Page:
For items 8, 9 and 10 the issues related to statistical analysis, reporting of results, and identification of subgroups. We highlight the absence of variability measures for prevalence proportions and the lack of estimates according to duration of pain, sex and age groups above 60 years old. However, these findings on methodological issues should be observed with parsimony due to the small number of studies. Future studies should address these items to ensure a better methodological quality of reporting and allow more linear comparisons among estimates of LBP prevalence in older populations. Some recommendations from related literature can help researchers delineate prevalence studies and address issues on standard criteria for definition of LBP,43,44 to suitable analysis of data and reporting of the results.18,45

We were unable to analyze duration, pain severity, sex and age group influenced the prevalence estimates due to small number of studies reporting these data. This is a potential limitation in the literature for older Brazilians. These data were not available at the time and future research should address this issue. This review has a number of strengths. Firstly, we restricted LBP as a condition only from the lumbar spine and in Brazil the term LBP has been used in this appropriate way. Secondly, population-based studies were 50% of included studies ensuring a nationwide representative sample for the older population. Thirdly, this review included a very large sample size that covered four out of the five Brazilian regions, which somehow achieved its broad socioeconomic and cultural diversity.

Conclusion

Parallel to the rapid increase of the older population, this review indicates that the number of LBP cases will also increase throughout the next years. Although the overall quality of evidence in our study suggests that further research is likely to have an important impact on the estimates, the point-prevalence of LBP in older Brazilians is high. This review provides some important clinical and epidemiologic information helpful to health policymakers in developing strategies to decrease the burden of LBP, not only in Brazil. Additionally, researchers and clinicians should be attentive when dealing with older people affected by LBP by monitoring the occurrence patterns of this condition and so provide insight into areas for future research.

Appendix 1

Search strategy conducted on July 10th 2015

MEDLINE (OVID)

  1. prevalence.mp. or prevalence/

  2. incidence.mp. or Incidence/

  3. epidemiology.mp. or Epidemiology/

  4. probability.mp. or probability/

  5. 1 or 2 or 3 or 4/

  6. low back pain.mp. or Back Pain/or Low Back Pain/or Lumbar Vertebrae/

  7. backache.mp.

  8. back ache.mp.

  9. lumbago.mp.

  10. Spinal Diseases/or spinal pain.mp. or Spine/

  11. Intervertebral Disc/or Lumbar Vertebrae/or lumbar pain.mp.

  12. 6 or 7 or 8 or 9 or 10 or 11

  13. aged.mp. or "Aged, 80 and over"/or Aged/

  14. Aging/or older$.mp. or Age Factors/

  15. elder$.mp.

  16. ancient.mp.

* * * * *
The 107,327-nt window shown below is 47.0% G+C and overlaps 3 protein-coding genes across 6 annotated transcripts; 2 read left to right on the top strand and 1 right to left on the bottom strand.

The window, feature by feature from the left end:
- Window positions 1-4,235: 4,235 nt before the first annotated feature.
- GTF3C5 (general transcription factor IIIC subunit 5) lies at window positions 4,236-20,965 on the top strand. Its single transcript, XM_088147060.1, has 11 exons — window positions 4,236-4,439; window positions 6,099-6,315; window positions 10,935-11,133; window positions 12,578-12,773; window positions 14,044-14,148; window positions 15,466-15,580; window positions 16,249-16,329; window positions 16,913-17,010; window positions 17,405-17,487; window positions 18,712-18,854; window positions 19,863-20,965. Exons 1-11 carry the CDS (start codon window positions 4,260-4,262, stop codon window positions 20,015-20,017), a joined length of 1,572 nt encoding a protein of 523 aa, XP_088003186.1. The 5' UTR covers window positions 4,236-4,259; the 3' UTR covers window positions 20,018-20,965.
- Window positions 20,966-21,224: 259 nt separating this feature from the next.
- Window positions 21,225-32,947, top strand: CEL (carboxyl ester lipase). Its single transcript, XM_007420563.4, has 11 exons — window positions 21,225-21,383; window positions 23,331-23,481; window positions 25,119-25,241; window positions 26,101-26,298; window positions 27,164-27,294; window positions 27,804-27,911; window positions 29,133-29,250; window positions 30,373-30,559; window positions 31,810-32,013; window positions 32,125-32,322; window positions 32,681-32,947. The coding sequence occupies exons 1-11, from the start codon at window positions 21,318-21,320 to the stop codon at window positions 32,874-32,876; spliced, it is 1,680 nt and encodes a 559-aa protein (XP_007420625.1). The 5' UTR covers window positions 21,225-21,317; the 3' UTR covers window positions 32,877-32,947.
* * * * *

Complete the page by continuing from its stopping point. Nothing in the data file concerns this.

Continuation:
17. former.mp.

  18. advanced in years.mp.

  19. grey haired.mp.

  20. 13 or 14 or 15 or 16 or 17 or 18 or 19

  21. Brazil/or Brasil.mp.

  22. brazil.mp.

  23. south america.mp. or South America/

  24. latin america.mp. or Latin America/

  25. america.mp. or Americas/

  26. 21 or 22 or 23 or 24 or 25

  27. 5 and 12 and 20 and 26

EMBASE

  1. incidence

  2. epidemiology

  3. probability

  4. prevalence

  5. 2 OR 3 OR 4 OR 5/

  6. low AND back AND pain

  7. back AND pain

  8. spinal AND pain

  9. lumbago

  10. backache

  11. back AND ache

  12. 7 OR 8 OR 9 OR 10 OR 11 OR 12

  13. Aged

  14. Aging

  15. Older

  16. Elderly

  17. Ancient

  18. advanced AND in AND years

  19. former

  20. 'grey haired'

  21. 14 OR 15 OR 16 OR 17 OR 18 OR 19 OR 20 OR 21

  22. Brazil

  23. Brasil

  24. Brazilian

  25. America

  26. latin AND America

  27. south AND America

  28. 23 OR 24 OR 25 OR 26 OR 27 OR 28

  29. 6 AND 13 AND 22 AND 29

CINAHL

  1. incidence

  2. prevalence

  3. epidemiology

  4. probability

  5. 1 OR 2 OR 3 OR 4

  6. low back pain

  7. back pain

  8. back ache

  9. backache

  10. lumbago

  11. spinal pain

  12. "lumbar pain"

  13. 6 OR 7 OR 8 OR 9 OR 10 OR 11 OR 12

  14. aged

  15. Older

  16. elderly

  17. Aging

  18. (advanced in age) or (ancient) or (grey-haired) or (former)

  19. (Brazil) or (Brasil) or (Brazilian) or (Latin America) or (America) or (South America)

  20. 14 OR 15 OR 16 OR 17 OR 18

  21. 5 AND 13 AND 19 AND 20

LILACS

(tw:((prevalence) or (incidence) or (epidemiology) or (probability))) AND (tw:((low back pain) or (back pain) or (lumbago) or (back ache) or (backache) or (spinal pain) or (lumbar pain))) AND (tw:((aged) or (aging) or (older) or (elderly) or (ancient) or (former) or (advanced in years) or (grey-haired))) AND (tw:((Brazil) or (Brasil) or (Brazilian) or (Latin America) or (South America) or (America)))

SCIELO

((prevalence) or (incidence) or (epidemiology) or (probability)) AND ((low back pain) or (back pain) or (lumbago) or (back ache) or (backache) or (spinal pain) or (lumbar pain)) AND ((aged) or (aging) or (older) or (elderly) or (ancient) or (former) or (advanced in years) or (grey-haired)) AND ((Brazil) or (Brasil) or (Brazilian) or (Latin America) or (South America) or (America))

Appendix

Supplementary data

Supplementary data to this article can be found online at doi: 10.1016/j.rbre.2016.03.011.

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Received: August 22, 2015; Accepted: January 29, 2016

*Corresponding author. E-mail:aoliveiraleopoldino@gmail.com (A.A.O. Leopoldino).

Conflicts of interest

The authors declare no conflicts of interest.